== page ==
Why Privacy Matters


Product Details

Oxford University Press, USA
Publish Date
6.47 X 9.54 X 1.15 inches | 1.14 pounds
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About the Author

Neil Richards is one of the world's leading experts in privacy law, information law, and freedom of expression. He holds the Koch Distinguished Professorship at Washington University School of Law, where he co-directs the Cordell Institute for Policy in Medicine & Law. He is also an affiliate scholar with the Stanford Center for Internet and Society and the Yale Information Society Project, a Fellow at the Center for Democracy and Technology, and a consultant and expert in privacy cases. Richards serves on the board of the Future of Privacy Forum and is a member of the American Law Institute. He is the author of Intellectual Privacy (Oxford).


Neil Richards argues powerfully and eloquently about the importance of privacy in our lives and society. Insightful and nuanced, but also very accessible and clear, Why Privacy Matters is essential reading for anyone concerned about individual identity and freedom in a world where digital
technologies are spinning out of control. -- Daniel J. Solove, Professor of Law, George Washington University Law School, and author of Understanding Privacy

Why Privacy Matters is a terrific synthesis of the literature on privacy and surveillance. It is also an insightful contribution to our understanding of those profoundly important areas of life. Every page provides provocative grist for discussion. Richards's conception of 'the situated consumer'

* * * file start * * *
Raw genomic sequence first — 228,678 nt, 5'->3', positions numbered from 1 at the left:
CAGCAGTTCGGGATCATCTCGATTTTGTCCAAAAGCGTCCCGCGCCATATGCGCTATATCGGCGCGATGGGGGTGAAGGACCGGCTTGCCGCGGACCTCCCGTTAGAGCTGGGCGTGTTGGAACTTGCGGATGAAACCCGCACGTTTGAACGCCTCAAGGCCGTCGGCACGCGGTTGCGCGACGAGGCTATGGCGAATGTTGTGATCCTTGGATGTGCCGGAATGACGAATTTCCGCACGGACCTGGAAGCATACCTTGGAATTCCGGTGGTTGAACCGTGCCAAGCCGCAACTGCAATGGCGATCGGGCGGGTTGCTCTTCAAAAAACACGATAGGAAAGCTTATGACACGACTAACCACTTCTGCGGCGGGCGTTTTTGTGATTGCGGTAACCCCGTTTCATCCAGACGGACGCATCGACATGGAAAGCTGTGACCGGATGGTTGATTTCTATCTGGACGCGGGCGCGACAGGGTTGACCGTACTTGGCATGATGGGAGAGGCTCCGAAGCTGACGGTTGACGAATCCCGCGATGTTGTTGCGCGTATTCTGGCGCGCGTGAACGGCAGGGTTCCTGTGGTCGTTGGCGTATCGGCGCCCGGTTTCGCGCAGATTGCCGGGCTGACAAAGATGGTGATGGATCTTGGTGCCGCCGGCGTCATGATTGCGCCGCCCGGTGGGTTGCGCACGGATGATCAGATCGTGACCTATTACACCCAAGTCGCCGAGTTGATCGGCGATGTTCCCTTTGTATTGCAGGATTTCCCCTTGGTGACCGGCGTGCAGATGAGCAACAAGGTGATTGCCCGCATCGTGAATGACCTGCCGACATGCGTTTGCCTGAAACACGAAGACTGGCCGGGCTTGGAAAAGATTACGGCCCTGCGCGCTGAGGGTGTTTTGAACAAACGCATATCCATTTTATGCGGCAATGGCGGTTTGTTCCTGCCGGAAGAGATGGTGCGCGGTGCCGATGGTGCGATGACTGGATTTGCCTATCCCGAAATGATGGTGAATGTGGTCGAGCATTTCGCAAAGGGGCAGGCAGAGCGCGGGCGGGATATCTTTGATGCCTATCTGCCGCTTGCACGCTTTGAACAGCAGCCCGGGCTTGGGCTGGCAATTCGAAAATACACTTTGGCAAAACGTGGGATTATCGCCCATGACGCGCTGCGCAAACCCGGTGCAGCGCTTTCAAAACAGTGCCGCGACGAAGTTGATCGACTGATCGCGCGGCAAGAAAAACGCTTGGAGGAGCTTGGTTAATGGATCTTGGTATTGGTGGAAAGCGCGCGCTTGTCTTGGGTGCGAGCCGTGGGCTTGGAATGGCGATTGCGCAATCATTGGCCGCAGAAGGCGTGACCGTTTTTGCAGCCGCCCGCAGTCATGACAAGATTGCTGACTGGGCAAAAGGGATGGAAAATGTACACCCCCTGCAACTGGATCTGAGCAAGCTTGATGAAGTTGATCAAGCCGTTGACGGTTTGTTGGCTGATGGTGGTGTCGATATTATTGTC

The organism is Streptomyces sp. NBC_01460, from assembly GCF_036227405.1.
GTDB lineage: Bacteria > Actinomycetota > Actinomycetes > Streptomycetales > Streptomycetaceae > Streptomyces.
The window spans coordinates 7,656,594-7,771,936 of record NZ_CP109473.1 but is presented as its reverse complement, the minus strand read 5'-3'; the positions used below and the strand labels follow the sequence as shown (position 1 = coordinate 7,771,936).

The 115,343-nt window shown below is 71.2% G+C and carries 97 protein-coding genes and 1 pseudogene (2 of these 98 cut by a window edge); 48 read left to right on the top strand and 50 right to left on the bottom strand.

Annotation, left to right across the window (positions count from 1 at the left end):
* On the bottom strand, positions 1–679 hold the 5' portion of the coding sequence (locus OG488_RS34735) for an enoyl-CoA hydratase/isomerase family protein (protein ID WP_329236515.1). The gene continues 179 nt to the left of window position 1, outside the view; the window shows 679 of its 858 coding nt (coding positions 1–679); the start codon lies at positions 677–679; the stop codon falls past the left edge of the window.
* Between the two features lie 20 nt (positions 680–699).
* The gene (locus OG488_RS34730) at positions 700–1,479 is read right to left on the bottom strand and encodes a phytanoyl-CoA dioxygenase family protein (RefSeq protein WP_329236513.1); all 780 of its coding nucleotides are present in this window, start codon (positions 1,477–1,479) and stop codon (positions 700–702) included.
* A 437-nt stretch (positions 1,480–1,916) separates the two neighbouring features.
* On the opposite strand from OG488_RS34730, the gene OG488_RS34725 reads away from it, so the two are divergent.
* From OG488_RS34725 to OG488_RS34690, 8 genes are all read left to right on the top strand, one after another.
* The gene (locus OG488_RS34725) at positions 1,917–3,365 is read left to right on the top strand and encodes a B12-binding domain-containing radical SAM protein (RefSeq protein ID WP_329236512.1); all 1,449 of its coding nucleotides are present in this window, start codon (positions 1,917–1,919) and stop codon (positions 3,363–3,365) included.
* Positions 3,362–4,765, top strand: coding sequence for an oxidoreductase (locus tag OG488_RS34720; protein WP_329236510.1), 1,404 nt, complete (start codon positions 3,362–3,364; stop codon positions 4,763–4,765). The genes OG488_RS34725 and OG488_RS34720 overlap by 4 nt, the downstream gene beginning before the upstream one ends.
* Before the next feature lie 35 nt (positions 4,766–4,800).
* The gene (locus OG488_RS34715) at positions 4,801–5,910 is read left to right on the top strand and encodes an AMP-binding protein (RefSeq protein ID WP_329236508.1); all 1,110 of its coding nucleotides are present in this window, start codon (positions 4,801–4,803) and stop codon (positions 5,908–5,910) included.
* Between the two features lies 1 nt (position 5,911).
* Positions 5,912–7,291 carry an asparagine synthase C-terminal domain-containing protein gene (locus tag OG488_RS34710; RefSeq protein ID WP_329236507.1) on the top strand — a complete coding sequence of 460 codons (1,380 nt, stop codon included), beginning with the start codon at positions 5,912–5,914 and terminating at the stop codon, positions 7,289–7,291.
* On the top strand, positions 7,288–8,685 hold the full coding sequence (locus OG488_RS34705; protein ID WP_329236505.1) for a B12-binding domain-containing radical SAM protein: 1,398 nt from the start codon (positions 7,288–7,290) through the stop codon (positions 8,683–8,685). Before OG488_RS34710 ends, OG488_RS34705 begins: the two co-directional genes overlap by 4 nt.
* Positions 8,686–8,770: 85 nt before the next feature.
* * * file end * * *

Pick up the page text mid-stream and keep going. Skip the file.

is especially valuable for helping scholars, policymakers, and citizens to think about the data-collection thicket that marks our twenty-first century. -- Joseph Turow, Robert Lewis Shayon Professor of Media Systems and Industries, University of Pennsylvania, and author of The Voice Catchers: How
Marketers Listen in to Exploit Your Feelings, Your Privacy, and Your Wallet

Privacy is not dead: it's the only power we have in an accelerating information society. Neil Richards offers us not just a clear-sighted defense of privacy but also a wise and humane set of guidelines for protecting it. Have the 'Privacy Conversation' with Richards; you will emerge enlightened--and
even inspired--about the choices we face and the rules we still can make to govern the flow of our information. -- Sarah E. Igo, Professor of History, Vanderbilt University, and author of The Known Citizen: A History of Privacy in Modern America

Neil Richards persuasively lays down precisely why we, humans, should and must continue to apply notions and standards of privacy and data protection--even in a seemingly all-surveilling world. While reinforcing the critical importance of current regulation, he provides timely reasoning as to why
our societies and governments must equally and urgently apply energy to defining, evolving, and refining the rules that enable and maintain personal empowerment in this Information Age. This book nails the case for why 'privacy is dead' is a cop-out. -- Helen Dixon, Data Protection Commissioner for